Could It Be True? Could There Be An Alternative To Catnip? Well, YES!

If you have a cat, you’ve probably offered her catnip. Some pets think catnip is some form of kitty heaven, but what about those that turn up their persnickety noses?

Here’s the real scoop on the feline favorite and some options if catnip doesn’t make your cat swoon.

How does catnip work?

Nepeta cataria, which is a perennial herb of the mint family, is the true catnip plant that enthralls many felines. Native to Europe and Asia, it’s now quite common in many parts of the world, including much of the U.S. and southern Canada.

The chemical compound nepetalactone is the culprit for attracting and stimulating cats and is found in both the leaves and the stems of the plant. So how does catnip affect cats?

Although we think catnip has some kind of a magical effect on all kitties, for some cats, it does nothing. They just sniff it and move on. For other cats, though, smelling catnip makes them go bonkers. According to the Humane Society of the United States, researchers believe that catnip targets feline “happy” receptors within the brain. When eaten, however, it can have the opposite effect, and make your cat mellow out.

Catnip is noted to have a similar effect on cats that marijuana has on humans. Cats often react to it by rolling, flipping around, rubbing, jumping and eventually just zoning out. Oftentimes, cats will also growl or meow, or they can become hyper or aggressive if you go near them. Some owners actually use it to reduce anxiety in housebound cats.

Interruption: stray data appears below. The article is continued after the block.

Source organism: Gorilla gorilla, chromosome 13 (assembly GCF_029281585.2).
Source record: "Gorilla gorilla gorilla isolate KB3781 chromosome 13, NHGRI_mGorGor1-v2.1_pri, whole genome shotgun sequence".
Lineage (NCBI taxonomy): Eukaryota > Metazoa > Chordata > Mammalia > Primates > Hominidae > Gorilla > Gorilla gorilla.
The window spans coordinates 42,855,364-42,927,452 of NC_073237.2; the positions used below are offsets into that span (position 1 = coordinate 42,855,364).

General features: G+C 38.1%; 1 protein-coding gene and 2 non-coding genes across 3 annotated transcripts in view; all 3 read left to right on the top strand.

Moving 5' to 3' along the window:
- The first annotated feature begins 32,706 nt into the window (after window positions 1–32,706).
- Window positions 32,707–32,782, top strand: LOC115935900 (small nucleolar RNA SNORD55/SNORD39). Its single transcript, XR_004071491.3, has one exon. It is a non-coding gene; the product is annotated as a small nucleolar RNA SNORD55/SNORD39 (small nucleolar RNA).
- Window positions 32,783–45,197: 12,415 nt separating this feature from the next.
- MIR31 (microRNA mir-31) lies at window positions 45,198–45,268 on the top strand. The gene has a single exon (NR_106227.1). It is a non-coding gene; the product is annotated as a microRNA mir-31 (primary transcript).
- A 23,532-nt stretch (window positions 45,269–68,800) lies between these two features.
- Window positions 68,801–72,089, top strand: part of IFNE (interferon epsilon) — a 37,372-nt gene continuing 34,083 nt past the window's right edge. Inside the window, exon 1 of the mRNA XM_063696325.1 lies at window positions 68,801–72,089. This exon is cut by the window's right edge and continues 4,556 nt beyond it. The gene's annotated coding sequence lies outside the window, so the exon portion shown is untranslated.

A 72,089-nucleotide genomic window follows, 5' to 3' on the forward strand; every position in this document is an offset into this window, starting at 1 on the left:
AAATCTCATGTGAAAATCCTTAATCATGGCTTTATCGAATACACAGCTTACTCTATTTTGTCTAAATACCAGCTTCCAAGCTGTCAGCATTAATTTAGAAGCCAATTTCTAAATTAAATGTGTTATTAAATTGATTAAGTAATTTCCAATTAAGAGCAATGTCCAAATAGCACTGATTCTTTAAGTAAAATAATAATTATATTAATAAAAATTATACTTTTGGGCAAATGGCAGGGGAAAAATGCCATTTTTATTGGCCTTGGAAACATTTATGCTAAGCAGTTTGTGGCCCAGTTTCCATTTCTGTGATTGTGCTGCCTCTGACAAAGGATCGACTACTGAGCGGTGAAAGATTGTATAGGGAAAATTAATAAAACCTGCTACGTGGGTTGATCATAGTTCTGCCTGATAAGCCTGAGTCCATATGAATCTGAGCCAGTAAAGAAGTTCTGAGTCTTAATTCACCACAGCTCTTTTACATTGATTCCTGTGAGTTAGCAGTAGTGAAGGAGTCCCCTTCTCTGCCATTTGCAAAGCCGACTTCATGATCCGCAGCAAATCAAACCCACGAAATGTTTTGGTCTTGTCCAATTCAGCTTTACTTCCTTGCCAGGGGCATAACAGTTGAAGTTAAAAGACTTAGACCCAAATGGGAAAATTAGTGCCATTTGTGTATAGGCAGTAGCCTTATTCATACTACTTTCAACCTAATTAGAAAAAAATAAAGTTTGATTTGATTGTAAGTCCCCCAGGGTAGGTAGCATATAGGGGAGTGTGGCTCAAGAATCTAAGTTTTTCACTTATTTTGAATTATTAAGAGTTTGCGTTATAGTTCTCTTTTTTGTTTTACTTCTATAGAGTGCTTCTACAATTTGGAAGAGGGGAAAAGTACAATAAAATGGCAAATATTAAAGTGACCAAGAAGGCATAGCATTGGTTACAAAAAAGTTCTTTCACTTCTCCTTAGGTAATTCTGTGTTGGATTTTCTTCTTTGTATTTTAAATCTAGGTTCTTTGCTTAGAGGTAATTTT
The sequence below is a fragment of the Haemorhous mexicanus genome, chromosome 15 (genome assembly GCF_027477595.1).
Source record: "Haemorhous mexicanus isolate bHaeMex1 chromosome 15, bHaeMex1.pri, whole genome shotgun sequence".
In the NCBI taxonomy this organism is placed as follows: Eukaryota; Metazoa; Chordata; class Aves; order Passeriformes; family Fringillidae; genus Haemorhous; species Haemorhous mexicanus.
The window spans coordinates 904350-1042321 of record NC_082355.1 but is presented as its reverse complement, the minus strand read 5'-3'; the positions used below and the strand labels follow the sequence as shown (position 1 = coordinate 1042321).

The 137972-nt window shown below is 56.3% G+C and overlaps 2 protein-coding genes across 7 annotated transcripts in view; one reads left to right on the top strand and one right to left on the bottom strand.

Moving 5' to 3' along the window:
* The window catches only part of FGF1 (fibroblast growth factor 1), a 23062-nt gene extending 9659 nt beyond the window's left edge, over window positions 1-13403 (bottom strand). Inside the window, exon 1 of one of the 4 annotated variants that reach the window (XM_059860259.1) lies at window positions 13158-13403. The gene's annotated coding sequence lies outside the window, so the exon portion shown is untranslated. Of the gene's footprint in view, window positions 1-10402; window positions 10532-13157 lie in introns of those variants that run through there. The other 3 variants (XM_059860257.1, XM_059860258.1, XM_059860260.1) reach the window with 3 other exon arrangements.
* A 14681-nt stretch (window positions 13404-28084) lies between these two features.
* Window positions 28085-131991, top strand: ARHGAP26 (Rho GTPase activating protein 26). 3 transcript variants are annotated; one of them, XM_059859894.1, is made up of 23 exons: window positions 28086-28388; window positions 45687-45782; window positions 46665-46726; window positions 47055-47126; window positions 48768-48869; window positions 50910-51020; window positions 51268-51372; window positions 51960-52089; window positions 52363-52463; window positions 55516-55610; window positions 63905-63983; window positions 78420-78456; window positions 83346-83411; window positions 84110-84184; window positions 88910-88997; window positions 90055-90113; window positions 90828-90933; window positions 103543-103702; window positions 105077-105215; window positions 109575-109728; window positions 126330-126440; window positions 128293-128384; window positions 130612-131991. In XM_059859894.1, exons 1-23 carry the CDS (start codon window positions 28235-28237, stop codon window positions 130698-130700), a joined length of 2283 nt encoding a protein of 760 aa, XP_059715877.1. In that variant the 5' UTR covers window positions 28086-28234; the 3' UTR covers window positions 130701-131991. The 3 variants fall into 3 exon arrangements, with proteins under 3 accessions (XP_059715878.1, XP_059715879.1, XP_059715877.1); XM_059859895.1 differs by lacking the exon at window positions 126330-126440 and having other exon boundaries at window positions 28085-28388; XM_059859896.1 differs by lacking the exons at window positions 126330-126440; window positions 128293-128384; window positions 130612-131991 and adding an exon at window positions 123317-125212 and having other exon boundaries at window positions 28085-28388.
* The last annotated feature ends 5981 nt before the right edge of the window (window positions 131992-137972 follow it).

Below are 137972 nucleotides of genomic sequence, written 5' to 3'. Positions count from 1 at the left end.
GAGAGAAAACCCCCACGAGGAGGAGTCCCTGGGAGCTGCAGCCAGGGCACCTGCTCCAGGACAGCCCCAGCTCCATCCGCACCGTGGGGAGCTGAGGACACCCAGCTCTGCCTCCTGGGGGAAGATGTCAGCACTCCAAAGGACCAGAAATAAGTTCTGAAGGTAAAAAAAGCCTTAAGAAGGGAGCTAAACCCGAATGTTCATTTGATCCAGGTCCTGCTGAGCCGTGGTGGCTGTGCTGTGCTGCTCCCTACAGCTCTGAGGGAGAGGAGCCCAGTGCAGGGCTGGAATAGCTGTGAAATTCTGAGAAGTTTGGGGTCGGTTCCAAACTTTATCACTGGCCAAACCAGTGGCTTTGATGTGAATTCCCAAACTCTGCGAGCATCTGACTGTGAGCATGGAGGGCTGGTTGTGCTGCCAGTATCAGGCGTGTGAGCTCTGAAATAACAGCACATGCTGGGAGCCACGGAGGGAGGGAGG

The effects usually last for approximately 10-15 minutes and then wear off. Young kittens aren’t attracted to the scent of catnip. Cats may get sick if they eat too much. If a cat is habitually exposed to it, it could lose interest in the once-enticing herb.

Alternatives to catnip

Valerian may make us humans sleepy, but it peps up kitties. (Photo: Martin Fowler/Shutterstock)

Russell Swift has been practicing holistic veterinary medicine in south Florida for more than 25 years and now formulates nutritional supplements for Pet’s Friend. “Since only a minority of cats respond to catnip, I have worked with many other natural options,” he explains.

L-theanine, which is a compound from green tea, is one of Swift’s favorites. He begins with 50 milligrams and works his way up from there.

“It won’t sedate, but will often calm,” Swift states. “Valerian root and kava kava are herbal alternatives to catnip but are more sedating than theanine. I start with one-fifth of the human dose.”

The active ingredient in valerian root is called actinidine. Cat owners add valerian to their pet’s food and some might stuff it in a toy. It has a very similar stimulating effect to catnip, but it has a strong urine smell that some can’t take.

Actinidia polygama, or silver vine, is a popular cat treat in Asia. (Photo: Qwert1234/Wikimedia Commons)

Silver vine, or Actinidia polygamais, is yet another alternative. It’s also known as Japanese catnip since it’s the most popular cat treat in all of Asia. Its active ingredient is also actinidine and can have a more potent effect than catnip, so it’s a good idea to try it with your cat in very small doses.

Acalypha indica, also known as cat grass or Indian nettle, is actually a medicinal plant that is common in West Africa. The effect of Acalypha indica is explained to be more powerful than catnip, however, only the root of the plant is attractive to cats. Lemongrass, a native herb to India and Sri Lanka, is another option.

Swift went on to explain that he never used catnip that much in his practice.

“Most cats didn’t go for it. It is known as a digestive tract herb in humans,” he stated.

Household kitties aren’t the only ones who are absolutely smitten by the allure of catnip. The tantalizing herb can also have a similar effect on the great big cats such as lions, tigers, and cougars.